Another new trend in ethnic minority areas today is that young people from ethnic minorities are getting a stronger sense of ethnic identity. A university student of Miao ethnicity in Guizhou organized a very interesting project. The Miao ethnic group, being a nomadic people moving from place to place, have used songs and nursery rhymes passed down from generation to generation to record their travels. This young student organized young Miao people in his community and, guided by Miao folk songs, traced the travel routes of their ancestors, rallying a few more young people from every village they reached, to find out where their ancestors came from and where they went. About 200 people have answered the call and joined this endeavor. Although practically without financial support, probably only receiving 2000-3000 yuan, this search for the ancestral history of the Miao people has proved a very successful project, strengthening their sense of ethnic identity.
Through years of work and experience, NGOs in ethnic minority areas today have grown stronger, more independent and more culturally aware. However, in the face of the great challenges at hand, they remain fragile. Poverty in China is getting more and more concentrated in ethnic minority areas and today ethnic minorities represent the main part of impoverished people in China. Whether it is the drug problem that has been plaguing Liangshan for years, HIV/AIDS, or the recent “qiegao”2 incident, these are all reflections of economic, social, and cultural development problems in ethnic minority areas. The rise of local NGOs in these areas is undoubtedly a reaction to these problems, and one of the most effective forces working to resolve them.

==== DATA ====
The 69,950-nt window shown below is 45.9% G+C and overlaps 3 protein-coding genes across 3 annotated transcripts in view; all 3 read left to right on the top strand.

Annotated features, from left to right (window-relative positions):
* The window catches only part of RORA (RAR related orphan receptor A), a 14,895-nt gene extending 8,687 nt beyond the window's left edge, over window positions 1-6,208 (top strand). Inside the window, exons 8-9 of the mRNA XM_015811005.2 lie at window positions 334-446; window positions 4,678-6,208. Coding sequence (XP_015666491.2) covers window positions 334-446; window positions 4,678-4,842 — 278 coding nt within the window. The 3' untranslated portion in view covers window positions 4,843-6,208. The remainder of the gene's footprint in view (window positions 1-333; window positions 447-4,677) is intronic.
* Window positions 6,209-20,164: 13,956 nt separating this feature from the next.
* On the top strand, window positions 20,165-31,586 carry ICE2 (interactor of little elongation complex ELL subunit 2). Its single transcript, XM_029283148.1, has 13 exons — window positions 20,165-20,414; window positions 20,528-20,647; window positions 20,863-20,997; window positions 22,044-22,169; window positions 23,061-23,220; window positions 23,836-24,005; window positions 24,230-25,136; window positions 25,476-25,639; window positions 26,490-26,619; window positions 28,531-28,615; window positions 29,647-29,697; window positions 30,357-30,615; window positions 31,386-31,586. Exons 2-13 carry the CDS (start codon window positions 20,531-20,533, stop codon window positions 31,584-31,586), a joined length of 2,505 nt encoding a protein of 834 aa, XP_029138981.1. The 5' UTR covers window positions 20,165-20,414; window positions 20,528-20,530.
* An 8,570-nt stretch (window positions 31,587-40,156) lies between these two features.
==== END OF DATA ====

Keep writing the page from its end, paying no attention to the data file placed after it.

Editor’s Note: 国进民退 guojin mintui. In this context, the saying means that the role played by the State in the economy increased while private initiatives receded ↩
This refers to a Dec. 3, 2012, incident in Yueyang, Hunan, in which a fight broke out between a Uyghur nut cake (切糕) vendor and a customer. Two people suffered light injuries, but the vendor received 160,000 yuan in compensation for the destroyed cake. This incident was seen by many Han Chinese as an example of reverse discrimination favoring China’s ethnic minorities. ↩